Thorny Issue for the Roses of Grazalema

LAST UPDATED: 2 May, 2008 @ 13:06
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A mass civil war grave in the national park is expected to contain the remains of over a dozen women killed by fascist troops

MORE than 70 years after they were tortured and shot dead by Franco troops, the remains of at least 17 young women are to be dug up from their unmarked communal grave in Grazalema in the Sierra de Cádiz.

The dead women – thought to be between 20 and 30 years old – are known as Las Rosas de Grazalema. They were taken one night in 1936, tortured, shot and buried in a pit by the side of the road. Their exact number is not known, but some of them were pregnant and among the dead is also believed to be a child.

“These women were not political in any way,” explains the mayor of Benamahoma, Joaquín Ramón Gómez Calvillo, who is leading the project. “Their only crime was to be the wives or girlfriends of Republican sympathizers. It was a brutal act of public vengeance, one that no-one here has ever forgotten.”

It’s not the first grave to be uncovered in the Sierra de Cádiz, but it does mark the start of an official project which aims to restore the memory of those who suffered and died in the area under Franco. “A total of 240 people died in Grazalema and Benamahoma alone, out of a population of just 3,000” says Gómez.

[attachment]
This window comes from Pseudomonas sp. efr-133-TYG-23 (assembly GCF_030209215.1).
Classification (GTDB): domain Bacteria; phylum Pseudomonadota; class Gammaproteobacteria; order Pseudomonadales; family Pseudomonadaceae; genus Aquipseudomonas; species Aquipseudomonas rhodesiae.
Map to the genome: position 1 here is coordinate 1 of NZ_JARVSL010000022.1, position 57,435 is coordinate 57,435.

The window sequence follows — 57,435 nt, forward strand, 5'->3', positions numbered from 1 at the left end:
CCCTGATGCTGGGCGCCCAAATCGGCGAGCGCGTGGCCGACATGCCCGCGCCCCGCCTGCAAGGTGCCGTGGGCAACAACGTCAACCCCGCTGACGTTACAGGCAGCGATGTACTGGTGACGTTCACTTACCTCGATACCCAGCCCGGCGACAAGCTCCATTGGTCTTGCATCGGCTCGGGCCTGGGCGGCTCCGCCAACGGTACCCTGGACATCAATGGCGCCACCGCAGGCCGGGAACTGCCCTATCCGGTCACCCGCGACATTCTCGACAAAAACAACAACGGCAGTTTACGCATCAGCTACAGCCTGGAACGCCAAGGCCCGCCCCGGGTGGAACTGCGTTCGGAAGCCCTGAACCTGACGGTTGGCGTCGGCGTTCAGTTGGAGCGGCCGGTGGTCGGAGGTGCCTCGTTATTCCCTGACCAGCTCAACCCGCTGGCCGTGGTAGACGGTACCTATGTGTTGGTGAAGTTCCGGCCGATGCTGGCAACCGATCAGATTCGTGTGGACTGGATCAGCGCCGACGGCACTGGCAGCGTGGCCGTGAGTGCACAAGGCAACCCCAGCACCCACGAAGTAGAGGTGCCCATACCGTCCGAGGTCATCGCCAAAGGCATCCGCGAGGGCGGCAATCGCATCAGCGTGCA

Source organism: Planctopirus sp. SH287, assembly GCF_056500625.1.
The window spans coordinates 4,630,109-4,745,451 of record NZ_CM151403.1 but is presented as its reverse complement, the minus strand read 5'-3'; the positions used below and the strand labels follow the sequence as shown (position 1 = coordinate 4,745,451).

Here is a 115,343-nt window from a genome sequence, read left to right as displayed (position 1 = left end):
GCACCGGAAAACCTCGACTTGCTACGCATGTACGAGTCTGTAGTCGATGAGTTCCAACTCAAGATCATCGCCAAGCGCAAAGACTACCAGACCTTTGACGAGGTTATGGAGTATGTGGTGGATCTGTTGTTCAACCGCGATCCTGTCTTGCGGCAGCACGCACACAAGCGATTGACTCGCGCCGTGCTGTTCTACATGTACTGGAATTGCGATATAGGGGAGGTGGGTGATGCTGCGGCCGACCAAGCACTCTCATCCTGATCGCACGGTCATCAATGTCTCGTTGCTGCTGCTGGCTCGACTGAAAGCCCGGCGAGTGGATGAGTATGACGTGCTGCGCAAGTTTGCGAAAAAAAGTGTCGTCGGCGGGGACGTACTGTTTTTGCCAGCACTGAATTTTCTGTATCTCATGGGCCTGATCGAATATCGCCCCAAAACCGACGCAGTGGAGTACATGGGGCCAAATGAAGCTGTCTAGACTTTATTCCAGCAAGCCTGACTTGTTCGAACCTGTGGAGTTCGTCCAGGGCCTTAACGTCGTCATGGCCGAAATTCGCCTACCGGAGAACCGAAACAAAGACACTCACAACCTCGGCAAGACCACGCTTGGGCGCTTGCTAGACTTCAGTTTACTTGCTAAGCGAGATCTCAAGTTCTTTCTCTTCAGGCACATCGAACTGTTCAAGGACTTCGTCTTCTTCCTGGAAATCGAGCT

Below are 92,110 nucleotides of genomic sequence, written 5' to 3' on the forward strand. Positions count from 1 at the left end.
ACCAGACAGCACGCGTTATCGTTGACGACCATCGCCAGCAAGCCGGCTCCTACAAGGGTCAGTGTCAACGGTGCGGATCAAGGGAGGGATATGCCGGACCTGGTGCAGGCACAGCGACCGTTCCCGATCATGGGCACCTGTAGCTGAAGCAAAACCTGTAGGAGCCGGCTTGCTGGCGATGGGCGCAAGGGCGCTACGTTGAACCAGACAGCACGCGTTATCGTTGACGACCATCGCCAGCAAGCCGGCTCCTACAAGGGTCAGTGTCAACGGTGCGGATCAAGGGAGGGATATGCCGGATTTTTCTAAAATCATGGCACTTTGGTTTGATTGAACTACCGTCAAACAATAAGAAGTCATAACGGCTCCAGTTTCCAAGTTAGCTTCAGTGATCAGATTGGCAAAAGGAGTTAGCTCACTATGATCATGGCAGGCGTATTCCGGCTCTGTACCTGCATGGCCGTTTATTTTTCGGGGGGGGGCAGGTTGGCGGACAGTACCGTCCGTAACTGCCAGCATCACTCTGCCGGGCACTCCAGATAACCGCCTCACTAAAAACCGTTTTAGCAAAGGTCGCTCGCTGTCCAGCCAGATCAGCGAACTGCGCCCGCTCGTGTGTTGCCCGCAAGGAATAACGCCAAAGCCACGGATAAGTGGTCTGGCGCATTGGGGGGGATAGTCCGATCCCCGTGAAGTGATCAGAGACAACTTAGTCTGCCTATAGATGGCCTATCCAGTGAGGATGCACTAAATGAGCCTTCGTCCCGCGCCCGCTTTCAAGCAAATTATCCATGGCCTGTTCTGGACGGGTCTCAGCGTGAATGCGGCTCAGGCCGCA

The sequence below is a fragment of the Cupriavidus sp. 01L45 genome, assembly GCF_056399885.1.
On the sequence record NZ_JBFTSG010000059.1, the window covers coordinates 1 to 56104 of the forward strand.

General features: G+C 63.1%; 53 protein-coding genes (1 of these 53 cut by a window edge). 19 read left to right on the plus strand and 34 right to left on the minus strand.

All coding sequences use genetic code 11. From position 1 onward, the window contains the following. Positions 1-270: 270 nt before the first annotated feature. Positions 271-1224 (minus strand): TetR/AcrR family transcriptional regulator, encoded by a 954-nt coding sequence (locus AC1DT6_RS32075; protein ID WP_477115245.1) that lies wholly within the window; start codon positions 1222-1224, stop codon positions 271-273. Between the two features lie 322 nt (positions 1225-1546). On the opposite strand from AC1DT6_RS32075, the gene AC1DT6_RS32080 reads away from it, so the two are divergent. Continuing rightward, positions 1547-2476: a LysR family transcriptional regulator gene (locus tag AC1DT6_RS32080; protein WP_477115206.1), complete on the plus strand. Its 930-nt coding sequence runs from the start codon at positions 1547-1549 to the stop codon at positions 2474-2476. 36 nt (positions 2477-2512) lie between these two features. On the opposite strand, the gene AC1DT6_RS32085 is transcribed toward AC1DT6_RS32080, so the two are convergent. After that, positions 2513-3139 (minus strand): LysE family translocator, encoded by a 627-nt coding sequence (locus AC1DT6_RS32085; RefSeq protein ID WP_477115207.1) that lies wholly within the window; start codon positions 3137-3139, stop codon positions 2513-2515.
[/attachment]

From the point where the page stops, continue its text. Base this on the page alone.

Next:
“This case of the rosas de Grazalema is a particularly emotive one,” he explains. “We are having to tread very carefully – there is still a lot of fear among the older people in particular, and we have had threats. So we’re talking to people to try to piece together exactly what happened, before we excavate the grave itself. It will all be done under the strictest conditions, with archeological and anthropological experts on hand.”

There are plans to create a Memorial Park in the old cemetery at Benamahoma where 150 people were shot dead by Franco troops. “We want to make sure that the new generation knows what happened and that history doesn’t repeat itself,” says Gómez. “And it’s also important for the descendants of these victims to know what happened and to be able to give their relatives a decent burial.”

Only this month, the provincial government of Cádiz voted to annul the title of honorary president given to Franco in 1945. The Partido Popular (PP) abstained in the vote.

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